Biomechanics and motor control of human movement

Front Cover
Wiley, 1990 - Medical - 277 pages
1 Review
Looks at human body movement as a mechanical system and examines techniques used to measure and analyze all body movements. Each limb of the body is treated as a separate segment connected at hinge joints. Muscles are replaced by actuators and the net effect of all muscles is replaced by torque motors. The characteristics of those actuators are documented, along with their neural control as represented in the readily available electromyographic signal. The book's organization is such that description of the movement is covered first, followed by chapters that examine the cause of the movement at kinetic and electromyographic levels. Will appeal to all those involved in the study of a wide variety of human movement problems--from pathological gait to chronic running injuries. Material on biomechanical techniques contributes to the understanding of such everyday movements as walking and lifting. Information is integrated with a common set of data and analyses. In addition, basic physics principles are presented in capsule form for ease of use. This text is a substantial revision of the widely used Biomechanics of Human Movement , updated and retitled to reflect progress in the field.

From inside the book

What people are saying - Write a review

Review: Biomechanics And Motor Control Of Human Movement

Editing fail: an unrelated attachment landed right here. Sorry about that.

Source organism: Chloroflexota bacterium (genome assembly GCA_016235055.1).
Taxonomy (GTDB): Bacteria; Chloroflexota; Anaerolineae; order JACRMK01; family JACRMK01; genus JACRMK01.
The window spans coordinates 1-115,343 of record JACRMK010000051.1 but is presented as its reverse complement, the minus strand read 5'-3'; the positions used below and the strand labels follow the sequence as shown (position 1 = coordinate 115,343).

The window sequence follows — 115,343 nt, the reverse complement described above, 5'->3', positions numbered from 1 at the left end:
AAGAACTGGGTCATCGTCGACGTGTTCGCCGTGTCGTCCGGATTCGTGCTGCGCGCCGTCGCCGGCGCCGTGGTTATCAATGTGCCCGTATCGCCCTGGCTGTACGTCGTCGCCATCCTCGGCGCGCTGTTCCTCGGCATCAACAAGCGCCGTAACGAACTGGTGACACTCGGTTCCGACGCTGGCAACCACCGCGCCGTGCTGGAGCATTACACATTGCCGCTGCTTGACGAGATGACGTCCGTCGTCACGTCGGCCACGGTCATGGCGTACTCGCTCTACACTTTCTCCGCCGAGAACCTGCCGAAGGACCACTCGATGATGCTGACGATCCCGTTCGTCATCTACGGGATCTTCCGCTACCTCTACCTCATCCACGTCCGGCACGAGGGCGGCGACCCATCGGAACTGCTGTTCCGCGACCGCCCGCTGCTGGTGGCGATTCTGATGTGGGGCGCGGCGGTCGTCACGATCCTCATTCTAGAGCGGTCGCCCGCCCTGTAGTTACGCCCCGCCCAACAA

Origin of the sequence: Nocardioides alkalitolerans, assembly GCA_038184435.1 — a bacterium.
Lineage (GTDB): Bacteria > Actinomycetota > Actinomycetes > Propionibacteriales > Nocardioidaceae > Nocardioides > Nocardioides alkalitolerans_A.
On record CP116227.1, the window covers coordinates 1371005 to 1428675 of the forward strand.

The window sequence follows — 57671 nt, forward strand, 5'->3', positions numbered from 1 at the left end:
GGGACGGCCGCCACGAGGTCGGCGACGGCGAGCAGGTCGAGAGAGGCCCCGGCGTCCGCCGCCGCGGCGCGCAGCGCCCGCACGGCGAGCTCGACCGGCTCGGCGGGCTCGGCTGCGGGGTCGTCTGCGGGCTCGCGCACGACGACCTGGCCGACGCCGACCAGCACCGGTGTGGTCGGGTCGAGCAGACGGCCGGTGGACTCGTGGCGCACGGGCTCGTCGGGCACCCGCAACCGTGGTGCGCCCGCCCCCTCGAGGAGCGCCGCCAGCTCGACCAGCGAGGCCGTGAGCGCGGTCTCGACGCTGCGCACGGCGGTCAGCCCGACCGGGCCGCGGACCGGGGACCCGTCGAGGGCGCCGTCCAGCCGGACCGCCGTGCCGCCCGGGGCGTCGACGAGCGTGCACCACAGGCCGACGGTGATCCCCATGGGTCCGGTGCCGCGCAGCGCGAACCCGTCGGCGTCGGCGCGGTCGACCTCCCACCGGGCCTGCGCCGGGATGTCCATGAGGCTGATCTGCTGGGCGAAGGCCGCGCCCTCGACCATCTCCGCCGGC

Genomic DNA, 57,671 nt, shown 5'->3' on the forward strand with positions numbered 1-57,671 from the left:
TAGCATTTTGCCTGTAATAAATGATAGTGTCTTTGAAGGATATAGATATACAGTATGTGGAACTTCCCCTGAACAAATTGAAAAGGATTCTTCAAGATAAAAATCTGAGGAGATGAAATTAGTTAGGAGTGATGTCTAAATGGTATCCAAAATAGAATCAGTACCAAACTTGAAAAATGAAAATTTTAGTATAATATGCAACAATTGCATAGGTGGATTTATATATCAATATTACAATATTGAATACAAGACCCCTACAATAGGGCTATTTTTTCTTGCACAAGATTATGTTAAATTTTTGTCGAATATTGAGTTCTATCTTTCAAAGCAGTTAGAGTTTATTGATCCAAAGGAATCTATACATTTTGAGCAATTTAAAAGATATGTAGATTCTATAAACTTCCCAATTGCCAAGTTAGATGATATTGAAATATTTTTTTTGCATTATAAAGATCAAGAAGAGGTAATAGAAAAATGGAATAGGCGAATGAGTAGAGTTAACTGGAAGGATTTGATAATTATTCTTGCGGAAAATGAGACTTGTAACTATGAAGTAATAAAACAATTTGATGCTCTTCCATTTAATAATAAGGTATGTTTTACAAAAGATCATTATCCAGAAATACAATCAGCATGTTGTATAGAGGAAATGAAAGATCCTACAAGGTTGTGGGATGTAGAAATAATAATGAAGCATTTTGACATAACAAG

User Review  - Yasin - Goodreads

comment Read full review

Related books

Contents

Biomechanics as an Interdiscipline
1
Kinematics
11
Anthropometry
51
Copyright

6 other sections not shown

Common terms and phrases

References to this book

All Book Search results »

About the author (1990)

DAVID A. WINTER, PhD, is Distinguished Professor Emeritus in Kinesiology at the University of Waterloo. Prior to his appointment at Waterloo, he held appointments in surgery at the University of Manitoba, served as director of Biomedical Engineering Research at the Shriners Hospital in Winnipeg, and worked in electrical engineering at the Technical University of Nova Scotia, Halifax, and at the Royal Military College, Kingston. His many distinctions include Fellow of the Institute of Electrical and Electronic Engineers and of the Canadian Society for Biomechanics. He was the first recipient of the Career Investigators Award by the Canadian Society for Biomechanics, the Lifetime Achievement Award by the Gait and Clinical Movement Analysis Society and the Muybridge Medal by the International Society of Biomechanics.
In addition to this text, he is author of three other texts on the biomechanics and electromyography of normal and pathological gait, balance during standing and walking, and signal processing in the movement sciences.

Bibliographic information